Was the magical part, the believing in Santa part when we would come downstairs and see dolls, and doll houses under the tree, all unwrapped and waiting. I remember one year, my poor father struggled to like 2:00 a.m. putting together Jellystone Park and leaving all the critters out for my sisters and I to discover. I learned many years later that he was the official "I can put this thing together and NOT look at directions" Christmas elf! But that was the best part, embracing the magic that a fat man in a red suit could actually visit each house on Christmas and leave such wonderful gifts.
post #297 of 352
My best memory of Christmas morning as a child is a tradition that continues to this day (it now includes my husband and kids of course)After opening our gifts, We all sit down to a traditional breakfast of lobster mixed with scrambled eggs (a true Maritime treat ) and then we go visit my Grandmother (my only surviving grandparent) and watch her open her gifts. Christmas is such a family oriented time for me, one of the few times we all forget our differences and have a good time together.
post #298 of 352
openning our stocking (by far the best part of Christmas) followed by Christmas mass & singing in the Church choir.
post #299 of 352
Sunday, 23 December, 2001, 14:20 GMT

Giuliani wins ‘Time’ accolade

Mr. Giuliani did not "shrink from the pain."

The influential news magazine Time has named New York Mayor Rudy Giuliani as its Person of the Year. The editors said they had agreed on Mr. Giuliani because of his handling of the aftermath of terrorist attacks on the World Trade Center.


“When I said the spirit of the city [New York] would be stronger, I didn't know that. I just hoped it.†— Rudolph Giuliani


Competing for the honour was the man the U.S. holds responsible for the 11 September attacks — Osama Bin Laden — and world leaders including last year's winner, U.S. President George Bush.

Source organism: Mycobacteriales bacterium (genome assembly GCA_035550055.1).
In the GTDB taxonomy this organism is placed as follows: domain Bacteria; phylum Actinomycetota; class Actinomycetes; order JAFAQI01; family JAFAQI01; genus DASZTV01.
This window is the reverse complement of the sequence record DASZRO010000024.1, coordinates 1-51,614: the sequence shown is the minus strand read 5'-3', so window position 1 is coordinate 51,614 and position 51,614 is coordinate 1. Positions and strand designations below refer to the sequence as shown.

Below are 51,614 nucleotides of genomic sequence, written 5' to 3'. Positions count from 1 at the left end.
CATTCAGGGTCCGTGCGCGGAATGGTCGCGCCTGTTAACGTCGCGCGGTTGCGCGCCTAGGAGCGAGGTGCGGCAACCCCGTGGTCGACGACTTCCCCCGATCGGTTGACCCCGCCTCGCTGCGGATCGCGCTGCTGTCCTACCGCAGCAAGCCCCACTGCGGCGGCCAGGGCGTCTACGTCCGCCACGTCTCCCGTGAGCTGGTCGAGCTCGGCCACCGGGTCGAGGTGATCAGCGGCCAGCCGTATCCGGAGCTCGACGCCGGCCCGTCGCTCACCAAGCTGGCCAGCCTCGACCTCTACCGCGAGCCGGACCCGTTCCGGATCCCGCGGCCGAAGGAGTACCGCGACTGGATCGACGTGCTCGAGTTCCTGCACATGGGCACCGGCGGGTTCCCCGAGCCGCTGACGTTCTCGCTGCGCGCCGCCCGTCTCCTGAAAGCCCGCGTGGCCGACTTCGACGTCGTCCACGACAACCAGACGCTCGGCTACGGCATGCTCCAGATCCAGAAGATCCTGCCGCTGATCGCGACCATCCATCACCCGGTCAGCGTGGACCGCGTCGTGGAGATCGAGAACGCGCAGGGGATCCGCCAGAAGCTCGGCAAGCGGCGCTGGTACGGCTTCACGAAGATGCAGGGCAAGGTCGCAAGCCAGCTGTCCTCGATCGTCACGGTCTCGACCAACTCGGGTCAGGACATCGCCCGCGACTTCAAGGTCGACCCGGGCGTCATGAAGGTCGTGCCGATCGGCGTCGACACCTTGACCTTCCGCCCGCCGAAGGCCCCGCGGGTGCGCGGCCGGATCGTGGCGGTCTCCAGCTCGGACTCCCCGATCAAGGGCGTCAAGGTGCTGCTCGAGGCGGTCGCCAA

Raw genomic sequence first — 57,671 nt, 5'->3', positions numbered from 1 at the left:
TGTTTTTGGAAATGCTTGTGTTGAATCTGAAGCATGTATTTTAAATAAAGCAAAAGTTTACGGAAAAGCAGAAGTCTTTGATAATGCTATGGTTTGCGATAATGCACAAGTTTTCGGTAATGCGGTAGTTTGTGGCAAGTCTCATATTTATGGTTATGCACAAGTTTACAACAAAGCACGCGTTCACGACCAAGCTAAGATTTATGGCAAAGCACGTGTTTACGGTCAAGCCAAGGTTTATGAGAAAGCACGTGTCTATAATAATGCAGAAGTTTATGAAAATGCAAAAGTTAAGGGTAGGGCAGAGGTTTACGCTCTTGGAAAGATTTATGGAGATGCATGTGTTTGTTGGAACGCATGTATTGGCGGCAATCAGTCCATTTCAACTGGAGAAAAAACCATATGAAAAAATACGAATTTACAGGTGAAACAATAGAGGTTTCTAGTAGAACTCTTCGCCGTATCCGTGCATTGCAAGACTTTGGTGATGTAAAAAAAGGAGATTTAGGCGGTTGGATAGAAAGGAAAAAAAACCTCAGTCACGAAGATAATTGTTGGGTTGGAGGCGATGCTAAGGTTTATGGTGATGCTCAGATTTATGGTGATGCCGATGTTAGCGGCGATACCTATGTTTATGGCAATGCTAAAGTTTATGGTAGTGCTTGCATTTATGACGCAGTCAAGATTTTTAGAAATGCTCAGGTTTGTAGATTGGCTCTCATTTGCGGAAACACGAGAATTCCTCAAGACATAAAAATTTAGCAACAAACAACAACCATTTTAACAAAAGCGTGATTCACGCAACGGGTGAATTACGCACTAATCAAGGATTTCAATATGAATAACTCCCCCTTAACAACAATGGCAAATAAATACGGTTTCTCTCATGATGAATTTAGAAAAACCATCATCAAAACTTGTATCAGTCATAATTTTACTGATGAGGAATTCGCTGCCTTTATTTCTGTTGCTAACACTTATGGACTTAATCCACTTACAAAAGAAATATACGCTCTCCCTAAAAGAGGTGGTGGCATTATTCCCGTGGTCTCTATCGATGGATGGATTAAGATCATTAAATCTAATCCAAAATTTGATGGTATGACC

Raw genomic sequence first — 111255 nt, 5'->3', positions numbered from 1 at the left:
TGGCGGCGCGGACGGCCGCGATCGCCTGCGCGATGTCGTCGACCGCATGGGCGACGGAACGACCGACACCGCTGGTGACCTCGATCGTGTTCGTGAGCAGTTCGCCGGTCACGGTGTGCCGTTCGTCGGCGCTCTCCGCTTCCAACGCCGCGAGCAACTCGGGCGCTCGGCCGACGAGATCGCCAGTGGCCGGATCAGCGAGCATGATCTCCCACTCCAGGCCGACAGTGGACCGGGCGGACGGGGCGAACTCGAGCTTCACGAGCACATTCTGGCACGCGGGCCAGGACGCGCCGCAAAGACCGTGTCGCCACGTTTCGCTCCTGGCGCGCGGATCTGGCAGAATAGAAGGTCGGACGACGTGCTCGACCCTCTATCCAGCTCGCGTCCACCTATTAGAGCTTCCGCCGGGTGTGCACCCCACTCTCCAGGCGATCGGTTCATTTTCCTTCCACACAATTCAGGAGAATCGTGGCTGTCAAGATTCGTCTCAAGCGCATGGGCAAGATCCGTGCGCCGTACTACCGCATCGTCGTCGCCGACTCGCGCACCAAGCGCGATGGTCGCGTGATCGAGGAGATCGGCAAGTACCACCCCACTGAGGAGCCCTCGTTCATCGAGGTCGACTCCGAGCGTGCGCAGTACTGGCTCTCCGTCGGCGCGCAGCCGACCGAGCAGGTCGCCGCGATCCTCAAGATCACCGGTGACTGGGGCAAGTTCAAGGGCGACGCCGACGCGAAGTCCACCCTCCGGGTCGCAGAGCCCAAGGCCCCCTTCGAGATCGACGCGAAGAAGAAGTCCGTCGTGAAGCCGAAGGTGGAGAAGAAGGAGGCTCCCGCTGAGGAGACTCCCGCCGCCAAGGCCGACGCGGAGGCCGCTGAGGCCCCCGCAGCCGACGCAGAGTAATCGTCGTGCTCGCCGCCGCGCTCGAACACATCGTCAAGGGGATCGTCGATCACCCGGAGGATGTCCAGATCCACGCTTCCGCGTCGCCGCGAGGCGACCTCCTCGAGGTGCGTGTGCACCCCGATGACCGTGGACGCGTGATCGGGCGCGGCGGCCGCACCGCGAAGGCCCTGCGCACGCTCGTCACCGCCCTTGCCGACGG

Mr. Giuliani said he was humbled by the honour.

The editors of Time said they chose the mayor "for having more faith in us than we had in ourselves, for being brave when required and rude where appropriate and tender without being trite, for not sleeping and not quitting and not shrinking from the pain all around him."

Time staff spent hours debating whether to give the title to Bin Laden, managing editor Jim Kelly said; and the magazine had been widely expected to name him.

The accolade is meant for the person who has had the biggest influence on the news, whether good or bad; and previous winners include Hitler and Stalin.

Rudy Giuliani says he is ‘humbled‘

But the editors decided Bin Laden was "too small a man to get the credit for all that has happened in America in the autumn of 2001".

Mr. Giuliani's communications director, Sunny Mindel, said: "The mayor is very humbled and feels this honour is really being given to the people of the city of New York for their courage and bravery during the most horrific attack on the United States."

Within hours of the attacks Mr. Giuliani was at the scene, helping to co-ordinate the emergency response.

He told New Yorkers: "We're going to rebuild, and we're going to be stronger than we were before. . . . I want the people of New York to be an example to the rest of the country and the rest of the world that terrorism can't stop us."

Osama Bin Laden: ‘Too small a man’ for the honour

Time's online announcement of the award includes an audio account of 11 September, as told by Mr. Giuliani and his aides.

Asked how much of his visible confidence had been a bluff, the mayor responded: "Some.â€

He added: "Look, in a crisis you have to be optimistic. When I said the spirit of the city would be stronger, I didn't know that. I just hoped it. There are parts of you that say, 'Maybe we're not going to get through this.' You don't listen to them."

Before the attacks, the mayor's popularity was reaching an all-time low, with U.S. newspapers full of details about his divorce and accounts of his angry public outbursts.

But his conduct earned him high praise from New Yorkers and national politicians.

Barred from running for a third term, Mr Giuliani leaves office on 31 December when his successor, Michael Bloomberg, is to be sworn in.

— 30 —

post #300 of 352
I'm glad Rudy got it.

We heard them interviewed about bin Laden. They said he didn't vanquish a continent or come up with a new idea that changed people's lives, he was just an angry man with a lot of money. That really reduces him in importance, doesn't it?